“Employers, trustees and providers need to communicate the default clearly. This requires knowing [the] membership, and making sure the communication is concise and not full of jargon, and actually explains what the default fund entails.”
The latest trends in default investment strategies have been influenced by the latest changes to the pensions market, so employers need to ensure their staff are fully aware of their options for retirement.
Viewpoint: Pension schemes must meet new freedoms
Since the government pension reforms in April, many pension providers have been reviewing their default funds. They have looked at whether their products will continue to meet the needs of their investors, and whether they are providing what people are looking for in the new environment.
In particular, plans have looked carefully at their defaults’ composition to ensure that they meet the new challenges such as changes in income, reduced volatility because of less variable returns from investments such as stocks, the ability to switch into other instruments at a reasonable cost and also the changing retirement demographic.
All these elements are being considered to allow for the investment strategy of a plan, or ‘glide path’, to potentially change.
To ensure their products are fit for purpose, many providers have been reviewing their default allocations. Up until now, very little has changed because many plans are still reviewing their options. However, given time, the Defined Contribution Investment Forum (DCIF) expects that these new strategies should become more widely used.
While the overall defaults will continue to remain fairly static, we expect that with the new pension freedoms, more options will be offered to scheme members. This will ensure that pension plans are able to meet the challenges of members wanting to drawdown cash to fund other requirements or to purchase annuities, and also the ongoing management of post-retirement in drawdown requirements.
Rob Barrett is vice chair of the Defined Contribution Investment Forum (DCIF)
Case study: Cancer Research UK diversifies its default fund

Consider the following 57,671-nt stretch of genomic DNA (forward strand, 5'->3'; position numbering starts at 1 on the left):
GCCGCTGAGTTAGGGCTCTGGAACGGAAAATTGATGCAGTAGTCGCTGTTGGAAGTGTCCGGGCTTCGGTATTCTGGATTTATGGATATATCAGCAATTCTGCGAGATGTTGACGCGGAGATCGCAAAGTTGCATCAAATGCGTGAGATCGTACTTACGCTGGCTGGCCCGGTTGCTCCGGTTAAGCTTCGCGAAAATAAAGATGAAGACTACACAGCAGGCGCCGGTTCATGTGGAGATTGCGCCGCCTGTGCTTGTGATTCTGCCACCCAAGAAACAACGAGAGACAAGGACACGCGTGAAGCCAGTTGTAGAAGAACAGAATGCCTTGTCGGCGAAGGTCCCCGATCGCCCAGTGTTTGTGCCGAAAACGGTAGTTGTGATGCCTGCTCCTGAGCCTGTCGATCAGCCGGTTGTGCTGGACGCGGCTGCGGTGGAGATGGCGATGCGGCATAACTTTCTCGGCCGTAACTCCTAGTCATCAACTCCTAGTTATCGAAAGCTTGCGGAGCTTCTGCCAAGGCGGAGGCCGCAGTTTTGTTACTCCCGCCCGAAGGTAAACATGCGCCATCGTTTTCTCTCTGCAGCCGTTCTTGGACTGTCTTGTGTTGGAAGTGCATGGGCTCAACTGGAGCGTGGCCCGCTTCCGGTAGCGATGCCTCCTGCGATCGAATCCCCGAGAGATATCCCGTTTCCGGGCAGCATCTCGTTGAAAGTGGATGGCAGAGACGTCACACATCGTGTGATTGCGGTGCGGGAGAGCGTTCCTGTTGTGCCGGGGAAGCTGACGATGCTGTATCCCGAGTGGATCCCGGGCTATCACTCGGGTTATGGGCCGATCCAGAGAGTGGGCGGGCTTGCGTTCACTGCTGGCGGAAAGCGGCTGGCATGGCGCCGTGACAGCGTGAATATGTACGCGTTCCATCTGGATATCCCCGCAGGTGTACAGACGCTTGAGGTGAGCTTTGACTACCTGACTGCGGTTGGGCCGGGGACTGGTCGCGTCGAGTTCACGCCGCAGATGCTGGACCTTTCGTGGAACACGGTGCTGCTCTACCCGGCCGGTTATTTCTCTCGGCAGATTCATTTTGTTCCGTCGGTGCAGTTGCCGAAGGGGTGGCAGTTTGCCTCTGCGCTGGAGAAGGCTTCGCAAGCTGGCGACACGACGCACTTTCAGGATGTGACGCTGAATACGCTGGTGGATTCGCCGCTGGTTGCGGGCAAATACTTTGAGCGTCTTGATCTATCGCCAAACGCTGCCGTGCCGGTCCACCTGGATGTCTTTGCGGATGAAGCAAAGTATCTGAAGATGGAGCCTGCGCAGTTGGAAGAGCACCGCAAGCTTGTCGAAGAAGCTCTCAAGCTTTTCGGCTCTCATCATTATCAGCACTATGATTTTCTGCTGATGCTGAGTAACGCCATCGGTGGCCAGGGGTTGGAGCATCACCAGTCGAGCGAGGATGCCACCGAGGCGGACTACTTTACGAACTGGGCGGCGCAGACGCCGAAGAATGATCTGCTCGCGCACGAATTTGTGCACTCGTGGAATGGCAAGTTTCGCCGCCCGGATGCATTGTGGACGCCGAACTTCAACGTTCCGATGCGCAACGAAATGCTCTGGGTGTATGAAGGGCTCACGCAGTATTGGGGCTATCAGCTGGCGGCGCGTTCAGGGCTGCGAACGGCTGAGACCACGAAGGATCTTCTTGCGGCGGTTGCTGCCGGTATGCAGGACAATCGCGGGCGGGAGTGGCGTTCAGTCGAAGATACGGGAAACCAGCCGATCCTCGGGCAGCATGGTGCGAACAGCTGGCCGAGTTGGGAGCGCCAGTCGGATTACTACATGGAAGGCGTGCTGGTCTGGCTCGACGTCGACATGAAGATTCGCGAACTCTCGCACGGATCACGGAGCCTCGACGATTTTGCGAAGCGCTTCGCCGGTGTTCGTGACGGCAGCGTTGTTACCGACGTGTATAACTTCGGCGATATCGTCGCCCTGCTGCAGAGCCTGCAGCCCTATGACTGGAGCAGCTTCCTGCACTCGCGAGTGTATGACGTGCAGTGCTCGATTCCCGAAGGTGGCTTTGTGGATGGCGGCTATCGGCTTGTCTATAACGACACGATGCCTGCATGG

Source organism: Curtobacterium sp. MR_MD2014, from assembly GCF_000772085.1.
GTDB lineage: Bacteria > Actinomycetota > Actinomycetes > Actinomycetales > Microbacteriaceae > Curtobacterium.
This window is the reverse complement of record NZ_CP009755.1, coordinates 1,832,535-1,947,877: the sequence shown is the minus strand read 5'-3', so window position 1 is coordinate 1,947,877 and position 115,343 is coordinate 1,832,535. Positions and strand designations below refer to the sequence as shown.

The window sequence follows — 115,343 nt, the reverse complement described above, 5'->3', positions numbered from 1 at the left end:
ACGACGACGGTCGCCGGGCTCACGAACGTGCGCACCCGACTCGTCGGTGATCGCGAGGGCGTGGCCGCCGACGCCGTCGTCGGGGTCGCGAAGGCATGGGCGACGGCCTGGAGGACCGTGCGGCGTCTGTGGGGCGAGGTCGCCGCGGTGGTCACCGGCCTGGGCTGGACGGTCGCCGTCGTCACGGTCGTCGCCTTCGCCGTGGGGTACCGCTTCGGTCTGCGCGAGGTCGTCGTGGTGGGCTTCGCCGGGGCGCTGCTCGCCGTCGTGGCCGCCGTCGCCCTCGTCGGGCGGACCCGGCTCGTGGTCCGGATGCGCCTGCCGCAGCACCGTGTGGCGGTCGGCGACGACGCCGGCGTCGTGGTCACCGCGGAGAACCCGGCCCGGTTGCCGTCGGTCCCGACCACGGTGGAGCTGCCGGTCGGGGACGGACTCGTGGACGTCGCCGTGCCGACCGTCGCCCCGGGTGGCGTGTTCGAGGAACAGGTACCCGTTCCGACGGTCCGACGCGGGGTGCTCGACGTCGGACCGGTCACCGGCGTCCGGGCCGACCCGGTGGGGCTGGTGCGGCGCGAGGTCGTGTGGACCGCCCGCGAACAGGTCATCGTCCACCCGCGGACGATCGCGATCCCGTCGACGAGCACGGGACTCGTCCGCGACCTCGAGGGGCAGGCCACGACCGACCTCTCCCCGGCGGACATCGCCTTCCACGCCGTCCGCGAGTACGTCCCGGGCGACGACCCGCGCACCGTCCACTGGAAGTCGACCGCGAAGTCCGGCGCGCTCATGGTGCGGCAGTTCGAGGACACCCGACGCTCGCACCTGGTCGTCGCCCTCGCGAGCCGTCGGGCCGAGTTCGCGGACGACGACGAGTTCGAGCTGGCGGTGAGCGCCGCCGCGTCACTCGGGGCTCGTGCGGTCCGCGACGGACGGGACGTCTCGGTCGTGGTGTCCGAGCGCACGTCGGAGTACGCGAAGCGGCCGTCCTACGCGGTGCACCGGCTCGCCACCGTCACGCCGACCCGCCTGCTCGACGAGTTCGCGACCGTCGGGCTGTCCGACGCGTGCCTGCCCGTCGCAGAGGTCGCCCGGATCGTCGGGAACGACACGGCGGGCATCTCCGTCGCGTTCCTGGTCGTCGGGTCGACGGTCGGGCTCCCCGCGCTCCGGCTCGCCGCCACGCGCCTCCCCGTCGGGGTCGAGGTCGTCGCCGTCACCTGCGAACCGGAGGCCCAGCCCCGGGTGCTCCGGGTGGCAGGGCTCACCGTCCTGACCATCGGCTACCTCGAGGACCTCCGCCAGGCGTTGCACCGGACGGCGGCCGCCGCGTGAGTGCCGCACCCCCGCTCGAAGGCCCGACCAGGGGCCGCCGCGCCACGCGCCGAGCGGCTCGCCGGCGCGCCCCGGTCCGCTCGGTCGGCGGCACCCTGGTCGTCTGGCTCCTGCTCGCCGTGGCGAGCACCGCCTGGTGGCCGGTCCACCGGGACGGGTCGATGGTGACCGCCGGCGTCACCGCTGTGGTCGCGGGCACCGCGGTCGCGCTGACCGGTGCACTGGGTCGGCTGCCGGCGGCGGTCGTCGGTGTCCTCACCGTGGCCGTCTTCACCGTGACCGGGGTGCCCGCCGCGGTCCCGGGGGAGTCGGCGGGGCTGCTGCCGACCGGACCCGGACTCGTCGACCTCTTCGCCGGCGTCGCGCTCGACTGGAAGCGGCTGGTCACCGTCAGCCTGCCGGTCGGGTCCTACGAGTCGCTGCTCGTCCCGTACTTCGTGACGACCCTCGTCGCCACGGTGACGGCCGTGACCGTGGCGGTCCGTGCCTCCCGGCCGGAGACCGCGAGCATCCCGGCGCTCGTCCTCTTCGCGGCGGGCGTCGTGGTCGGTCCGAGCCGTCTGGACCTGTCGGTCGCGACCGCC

Cancer Research UK (CRUK) replaced its equity-based default investment fund with a more diversified, less traditional option following the introduction of April’s pension flexibilities.
Since then, of CRUK’s 800 staff, and those who left its defined benefit (DB) pension scheme when this was closed to future accrual on 31 March 2015, 90% have gone into the default option for the charity’s group personal pension plan (GPP).
James Dolan, pensions manager at Cancer Research UK, says: “We wanted to make our staff more aware of the changes to pensions and the value of the pension scheme and other benefits we offer, which is why we updated our internal pensions website and pushed people towards it with email communications.”
The charity held awareness shows for staff to highlight the most significant points of the organisation’s forthcoming pensions changes in October 2014, which it will do again around the same time this year. It also hosted the shows in January, March and June this year in different stores around the country. The shows are a chance for staff to ask questions to the internal pensions team and to be shown where to get more information.
CRUK has a younger workforce in its London head office, and therefore adapted communication around its new default fund and the pension freedoms to suit this demographic. Its initial roadshows focused on older staff in the charity’s retail stores, whereas communications for head office staff were more focused on what auto-enrolment means and why staff should contribute more into a pension.
Dolan adds: “Default funds are part of the wider issue of pensions, so it’s important for people to understand where their money is being invested and the risks around it.”